Healthcare chains are looking to raise money to grow by building and buying assets as demand-supply gap widens in the sector. At least five chains Sterling Hospitals, DM Healthcare, Sahyadri Group, Global Hospitals Group and Columbia Asia are planning to grow outside home base.
Many second-rung hospitals are planning greenfield projects, including in tier-II cities with population below a million, for which they need to raise money, said a Mumbai-based investment banker. Pune-based Sahyadri is looking to raise funds for acquisitions, while rivals Global Hospitals and Columbia Asia are keen to expand. His firm does not comment on specific companies plans.
While the number of hospital beds in India rose 5% during 2001-2010, bed density or the number of beds for every thousand people dropped by 7%, said consulting firm Ernst & Young India. Last weeks Union Budget raised the countrys federal healthcare spending by 14% from R26,897 crore to R30,702 crore.
Indias economic growth this decade will be accompanied by an expected rise in reported ailments by over 30% by 2015, and a change in disease profile driven by rapid urbanisation, said Murli Nair, partner, Ernst & Young India. Investors will look to bridge this demand-supply gap.
According to him, better understanding between investors and promoters about the business, improved efficiency in the sector and better management bandwidth are driving investment interest.
We may look at expanding beyond Gujarat, Girish Patel, chairman, Sterling Hospitals, which runs seven hospitals in the state, told FE. Healthcare is a growing industry, but the gestation period is long. Private equity fund Actis owns 80% in Sterling Hospitals, while Patel, the former promoter of Paras Pharmaceuticals, holds the rest.
Investors say the sector poses challenges, but the rewards are rich too. There are many entry barriers to this sector, over and above the long gestation period, said Mahesh Chhabria, partner with Actis. Regulatory approvals, getting new prescriptions pose challenges for new entrants.
However, we look for early stage investments in healthcare facilities, so that long break-even periods do not pose a problem, he added.
Chennai-based Apollo Hospitals is planning to raise $60 million from International Finance Corporation (IFC), reports said Monday. Apollo and its rival and leading chain Fortis Healthcare, which has a presence in Mumbai after acquiring Wockhardt Hospitals in 2009, is looking for assets with 1,000 beds in Mumbai, but has been unable to find one as most better-managed large hospitals in city are owned by charitable trusts who are not keen to sell.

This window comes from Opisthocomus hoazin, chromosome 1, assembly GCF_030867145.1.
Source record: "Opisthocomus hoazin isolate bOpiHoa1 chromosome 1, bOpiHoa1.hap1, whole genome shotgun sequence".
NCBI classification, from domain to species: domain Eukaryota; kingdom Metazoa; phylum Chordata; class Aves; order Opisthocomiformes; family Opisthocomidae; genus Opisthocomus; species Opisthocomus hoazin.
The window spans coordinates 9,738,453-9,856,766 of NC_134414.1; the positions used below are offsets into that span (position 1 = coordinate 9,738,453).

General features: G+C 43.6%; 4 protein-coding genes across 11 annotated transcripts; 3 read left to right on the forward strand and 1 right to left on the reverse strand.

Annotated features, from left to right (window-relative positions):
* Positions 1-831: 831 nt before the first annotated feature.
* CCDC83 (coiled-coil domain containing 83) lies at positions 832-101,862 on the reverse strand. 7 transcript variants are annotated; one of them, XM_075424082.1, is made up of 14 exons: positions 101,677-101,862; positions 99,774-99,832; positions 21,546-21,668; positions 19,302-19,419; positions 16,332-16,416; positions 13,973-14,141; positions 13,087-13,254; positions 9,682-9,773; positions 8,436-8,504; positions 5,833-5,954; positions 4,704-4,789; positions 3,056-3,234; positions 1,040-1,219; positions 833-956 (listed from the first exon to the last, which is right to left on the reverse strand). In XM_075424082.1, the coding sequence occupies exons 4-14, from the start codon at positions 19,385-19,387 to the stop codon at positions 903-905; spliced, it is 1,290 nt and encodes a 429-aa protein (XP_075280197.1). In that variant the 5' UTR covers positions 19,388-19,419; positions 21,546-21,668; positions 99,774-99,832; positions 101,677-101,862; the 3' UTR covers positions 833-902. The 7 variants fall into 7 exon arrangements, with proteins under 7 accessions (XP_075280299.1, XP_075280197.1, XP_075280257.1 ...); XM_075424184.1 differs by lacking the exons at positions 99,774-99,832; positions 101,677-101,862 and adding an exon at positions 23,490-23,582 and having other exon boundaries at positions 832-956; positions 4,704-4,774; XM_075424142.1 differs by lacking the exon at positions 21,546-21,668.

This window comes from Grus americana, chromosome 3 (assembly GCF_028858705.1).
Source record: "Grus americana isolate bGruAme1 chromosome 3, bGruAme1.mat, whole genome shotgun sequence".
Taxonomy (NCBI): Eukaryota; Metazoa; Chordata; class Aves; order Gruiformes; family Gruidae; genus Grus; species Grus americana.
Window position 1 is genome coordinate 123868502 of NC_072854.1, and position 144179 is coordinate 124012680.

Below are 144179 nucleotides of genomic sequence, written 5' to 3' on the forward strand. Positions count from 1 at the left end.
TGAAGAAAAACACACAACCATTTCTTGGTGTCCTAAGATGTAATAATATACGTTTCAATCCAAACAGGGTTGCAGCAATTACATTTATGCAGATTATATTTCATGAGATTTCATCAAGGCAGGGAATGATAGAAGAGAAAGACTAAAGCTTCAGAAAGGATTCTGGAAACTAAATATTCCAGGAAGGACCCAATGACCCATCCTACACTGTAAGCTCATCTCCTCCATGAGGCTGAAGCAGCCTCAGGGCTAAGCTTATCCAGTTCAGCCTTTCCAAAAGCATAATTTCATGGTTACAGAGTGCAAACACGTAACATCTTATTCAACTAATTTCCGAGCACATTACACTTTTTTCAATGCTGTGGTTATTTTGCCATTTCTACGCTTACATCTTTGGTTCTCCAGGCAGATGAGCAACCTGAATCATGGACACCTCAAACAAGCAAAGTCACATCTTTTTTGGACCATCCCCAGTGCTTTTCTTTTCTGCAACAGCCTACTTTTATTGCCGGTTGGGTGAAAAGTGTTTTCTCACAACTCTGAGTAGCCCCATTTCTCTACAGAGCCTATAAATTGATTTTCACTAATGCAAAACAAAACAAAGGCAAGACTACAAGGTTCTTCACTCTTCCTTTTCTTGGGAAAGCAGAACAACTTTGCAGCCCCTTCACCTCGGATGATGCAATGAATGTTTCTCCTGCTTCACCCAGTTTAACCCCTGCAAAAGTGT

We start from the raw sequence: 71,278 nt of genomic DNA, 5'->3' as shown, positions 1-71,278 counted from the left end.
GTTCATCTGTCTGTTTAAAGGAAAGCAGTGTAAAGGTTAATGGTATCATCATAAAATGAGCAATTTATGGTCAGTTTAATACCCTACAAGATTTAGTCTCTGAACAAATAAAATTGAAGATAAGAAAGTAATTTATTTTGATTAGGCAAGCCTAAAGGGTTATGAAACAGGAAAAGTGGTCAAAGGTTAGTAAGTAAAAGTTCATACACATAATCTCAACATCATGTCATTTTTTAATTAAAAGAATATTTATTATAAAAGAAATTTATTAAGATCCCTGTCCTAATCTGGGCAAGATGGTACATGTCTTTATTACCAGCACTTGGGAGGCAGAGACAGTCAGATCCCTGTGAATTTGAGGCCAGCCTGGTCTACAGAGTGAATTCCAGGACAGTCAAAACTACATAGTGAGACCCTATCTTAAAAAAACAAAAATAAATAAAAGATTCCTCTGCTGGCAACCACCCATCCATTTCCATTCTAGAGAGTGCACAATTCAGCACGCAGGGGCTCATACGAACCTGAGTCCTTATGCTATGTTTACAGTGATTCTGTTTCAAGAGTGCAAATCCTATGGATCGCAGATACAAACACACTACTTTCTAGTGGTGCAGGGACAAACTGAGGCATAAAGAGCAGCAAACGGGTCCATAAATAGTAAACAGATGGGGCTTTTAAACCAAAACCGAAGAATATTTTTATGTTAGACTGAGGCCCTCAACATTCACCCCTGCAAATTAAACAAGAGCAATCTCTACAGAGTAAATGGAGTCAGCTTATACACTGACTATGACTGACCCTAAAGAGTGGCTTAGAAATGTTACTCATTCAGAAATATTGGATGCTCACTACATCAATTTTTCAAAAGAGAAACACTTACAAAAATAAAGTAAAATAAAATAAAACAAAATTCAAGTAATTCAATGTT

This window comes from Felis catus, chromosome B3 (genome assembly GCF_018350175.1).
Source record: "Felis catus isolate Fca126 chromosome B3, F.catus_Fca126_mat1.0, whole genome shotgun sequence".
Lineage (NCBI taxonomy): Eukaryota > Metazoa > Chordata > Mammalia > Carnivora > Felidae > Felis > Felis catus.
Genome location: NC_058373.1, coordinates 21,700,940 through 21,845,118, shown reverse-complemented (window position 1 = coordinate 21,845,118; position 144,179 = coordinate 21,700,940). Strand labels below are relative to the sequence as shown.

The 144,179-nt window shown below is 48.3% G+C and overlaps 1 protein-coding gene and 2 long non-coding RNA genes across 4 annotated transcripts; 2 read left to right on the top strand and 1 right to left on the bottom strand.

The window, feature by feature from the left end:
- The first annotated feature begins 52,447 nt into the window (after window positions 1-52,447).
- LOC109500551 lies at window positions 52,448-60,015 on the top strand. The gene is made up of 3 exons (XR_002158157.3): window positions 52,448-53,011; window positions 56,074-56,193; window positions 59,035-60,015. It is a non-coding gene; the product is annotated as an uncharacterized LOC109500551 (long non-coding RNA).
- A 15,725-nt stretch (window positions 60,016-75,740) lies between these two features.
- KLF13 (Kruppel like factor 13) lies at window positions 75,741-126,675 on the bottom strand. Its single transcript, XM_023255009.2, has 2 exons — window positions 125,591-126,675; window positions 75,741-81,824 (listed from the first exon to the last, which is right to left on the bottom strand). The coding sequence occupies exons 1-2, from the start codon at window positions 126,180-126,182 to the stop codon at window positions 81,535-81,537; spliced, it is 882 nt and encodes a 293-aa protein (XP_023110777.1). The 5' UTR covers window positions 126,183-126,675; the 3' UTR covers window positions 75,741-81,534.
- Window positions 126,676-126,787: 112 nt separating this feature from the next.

Some chains plan to raise funds to reduce debt. Global Hospitals Group, which owns two hospitals in Hyderabad and one each in Chennai and Bangalore, is looking to raise funds to pare its R450 crore debt, the banker quoted above said. In 2007, it purchased Chennai-based Sri Kanchi Kamakoti Sankara Hospital and has PE Everstone Capital as an investor.
Investment bankers, however, say investors need to be patient for better returns as healthcare is not a short-term investment. Hospitals can recover their costs only after eight to nine years of operations, said Navroz Mahudawala, managing director with Candle Partners, a boutique investment banking firm. Large and established chains will have two to three hospitals that are mature, along with new hospitals, so the cash flow is maintained.
In January this year, PE firm Olympus Capital Asia Investments acquired a minority stake in Dubai-based DM Healthcare for R500 crore. The chain plans to grow both in India and the Middle East and to build hospitals in secondary and tertiary cities, chairman Azad Moopen said. In 2010, PE fund Milestone Religare Investment Advisors invested R31.2 crore in the Bangalore-based Healthcare Global Enterprises (HCG), a cancer-care speciality hospital chain.
More action will happen in the more matured space of tier-I cities for now, where people also have the propensity to pay for quality healthcare, said Mahudawala of Candle Partners.
The industry is more matured in the South, said Sterlings Patel. Overall, the industry is yet evolving from healthcare as a social obligation to total professionalism.
Hospitals are a secular industry, with sustainable revenues and pricing, said Deepesh Garg, managing director, O3 Capital. This, he said, makes the sector attractive for private equity investors. In February this year, PE funds invested $40 million in healthcare and pharmaceutical companies, a study by M&A consulting firm Grant Thornton said. Last week, the Government of Singapore Investment Corporation, a sovereign fund, invested $100 million in eye and dental clinic chain Vasan Healthcare.
Fresh investment may help early investors to exit. Actis is looking to exit Sterling Hospitals for some time, but the deal is stuck on differences in value, said bankers. A sale value at 15-16 times one year forward Ebitda (earnings before interest, depreciation, taxes and amortisation) is making potential investors shy away, said a banker familiar with the development. Actis Chhabria refused to comment on the Sterling investment.
The healthcare space is in the throes of a rapid change, said Shailesh Gadre, managing director and chief strategist with Gencoval, a Mumbai-based healthcare advisory. An ageing population and supply shortfall is driving growth in the sector. While investments are expected in greenfield hospitals, existing hospitals will also strive to become more efficient, he added.
Growth in healthcare is driven by increasing lifestyle-related health problems, changing demographics, increasing disposable income and insurance penetration, below par healthcare infrastructure (especially in tier-II and tier-III cities, or smaller cities), government support and increasing medical tourism, said rating agency Fitch Ratings in a report released in February.
India is under-bedded and there is a lot of pull, said Actis Chhabria.